WHEELING, W.Va. (WTRF) — One look around town and it’s clear that Wheeling has a lot on its plate in 2023.

Its long public projects list is expected to draw new businesses when it’s finished.

But some that are already here are finding the construction to be an everyday hassle.

From new bridges, to new water lines, to a new parking garage, Tito’s owner Christopher Burress is surrounded by civic renovation.

I’ve been here seven years, and there’s been orange out front for seven years.

Christopher Burress, Tito’s owner

He shares the city’s enthusiasm for the new projects, especially once the Streetscape is finished.

But in the meantime, just getting in the front door is a challenge for his customers.

With 11th Street blocked off and limited meter spots, foot traffic is not what it was.

I had a couple in yesterday, they’re older, and they said the only reason they did stop in, because they had to park up on Chapline, was because the food was good enough.

Christopher Burress, Tito’s owner

Just two blocks away, the Bridge Tavern is in the same boat.

Tenth Street is currently closed for conduit installation, and the new CVB building is in the works across the street, meaning the hum of construction trucks is part of their daily routine.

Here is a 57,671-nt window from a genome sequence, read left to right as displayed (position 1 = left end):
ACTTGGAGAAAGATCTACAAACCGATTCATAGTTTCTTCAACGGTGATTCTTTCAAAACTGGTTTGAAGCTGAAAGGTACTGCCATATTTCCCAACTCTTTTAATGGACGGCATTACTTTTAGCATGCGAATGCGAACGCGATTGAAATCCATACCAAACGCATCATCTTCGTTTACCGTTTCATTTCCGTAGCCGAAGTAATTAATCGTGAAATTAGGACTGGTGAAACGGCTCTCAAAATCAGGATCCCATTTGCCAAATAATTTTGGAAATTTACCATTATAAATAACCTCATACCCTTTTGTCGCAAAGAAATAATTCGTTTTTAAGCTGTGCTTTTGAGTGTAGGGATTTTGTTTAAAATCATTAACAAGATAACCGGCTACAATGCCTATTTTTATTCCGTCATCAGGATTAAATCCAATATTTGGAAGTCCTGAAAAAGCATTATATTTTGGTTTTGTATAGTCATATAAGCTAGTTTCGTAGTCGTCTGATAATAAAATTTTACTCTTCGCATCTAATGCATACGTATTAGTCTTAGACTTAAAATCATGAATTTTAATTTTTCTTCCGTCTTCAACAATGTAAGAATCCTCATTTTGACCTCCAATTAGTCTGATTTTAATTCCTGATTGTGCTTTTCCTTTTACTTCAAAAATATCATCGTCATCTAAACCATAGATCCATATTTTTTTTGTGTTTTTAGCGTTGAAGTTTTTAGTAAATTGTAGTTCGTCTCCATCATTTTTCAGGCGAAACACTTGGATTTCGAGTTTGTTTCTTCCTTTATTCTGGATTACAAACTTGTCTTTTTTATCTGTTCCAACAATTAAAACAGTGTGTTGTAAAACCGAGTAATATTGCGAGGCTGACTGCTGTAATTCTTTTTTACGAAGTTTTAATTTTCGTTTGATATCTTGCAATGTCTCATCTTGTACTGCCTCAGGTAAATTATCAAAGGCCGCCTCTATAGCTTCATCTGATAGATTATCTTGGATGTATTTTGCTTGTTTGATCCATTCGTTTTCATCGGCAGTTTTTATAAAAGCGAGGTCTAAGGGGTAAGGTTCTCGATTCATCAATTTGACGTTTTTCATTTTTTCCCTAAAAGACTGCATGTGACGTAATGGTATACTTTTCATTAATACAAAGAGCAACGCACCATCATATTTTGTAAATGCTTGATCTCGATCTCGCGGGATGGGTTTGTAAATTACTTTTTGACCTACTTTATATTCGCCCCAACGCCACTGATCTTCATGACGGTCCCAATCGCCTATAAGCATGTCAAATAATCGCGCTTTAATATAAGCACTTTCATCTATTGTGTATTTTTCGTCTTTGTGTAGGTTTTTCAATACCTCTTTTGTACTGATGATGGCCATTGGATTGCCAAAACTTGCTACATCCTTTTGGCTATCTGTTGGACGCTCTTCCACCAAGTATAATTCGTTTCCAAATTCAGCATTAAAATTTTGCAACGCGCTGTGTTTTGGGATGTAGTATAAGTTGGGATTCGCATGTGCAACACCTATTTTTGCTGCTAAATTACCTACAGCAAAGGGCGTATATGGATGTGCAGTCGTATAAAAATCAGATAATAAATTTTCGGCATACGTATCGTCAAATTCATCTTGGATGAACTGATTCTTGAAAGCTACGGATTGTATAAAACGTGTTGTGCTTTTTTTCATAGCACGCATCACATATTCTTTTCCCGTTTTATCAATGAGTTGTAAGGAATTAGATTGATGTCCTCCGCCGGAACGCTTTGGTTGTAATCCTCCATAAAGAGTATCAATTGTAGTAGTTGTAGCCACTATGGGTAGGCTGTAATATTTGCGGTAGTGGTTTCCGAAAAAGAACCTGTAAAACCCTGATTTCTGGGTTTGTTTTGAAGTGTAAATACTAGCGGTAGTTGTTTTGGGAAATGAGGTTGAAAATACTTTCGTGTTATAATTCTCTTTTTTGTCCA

We try to stay positive about it and endure as best we can, and hang on, and it will all be over soon.

Doug Carl, Co-owner, Bridge Tavern and Grill

And when it’s over—the city says we’re in for something spectacular.

Between their projects and private ones like the Doris on Main Apartments, they know that dumpsters and cranes are everywhere.

While large construction areas help push work forward, City Manager Robert Herron says they’re working to contain them to a reasonable space.

We’re coordinating with the Department of Highways to try to minimize disruption, particularly as it pertains to on-street parking, so that the contractor doesn’t get too far ahead of himself and have parking spaces blocked where they’re not working.

Robert Herron, Wheeling City Manager

He stresses that we’re in the middle of a Friendly City transformation.

Herron says these ventures may have started around the same time, but they’ll finish at the same time too—and what a sight it will be.

In a few years from now, you’re going to look back and say ‘jeez, we don’t even recognize our downtown.’

Robert Herron, Wheeling City Manager

Despite the hurdles to their business, Tito’s says they see good things in Wheeling’s future, and can’t wait to welcome a parking garage full of customers.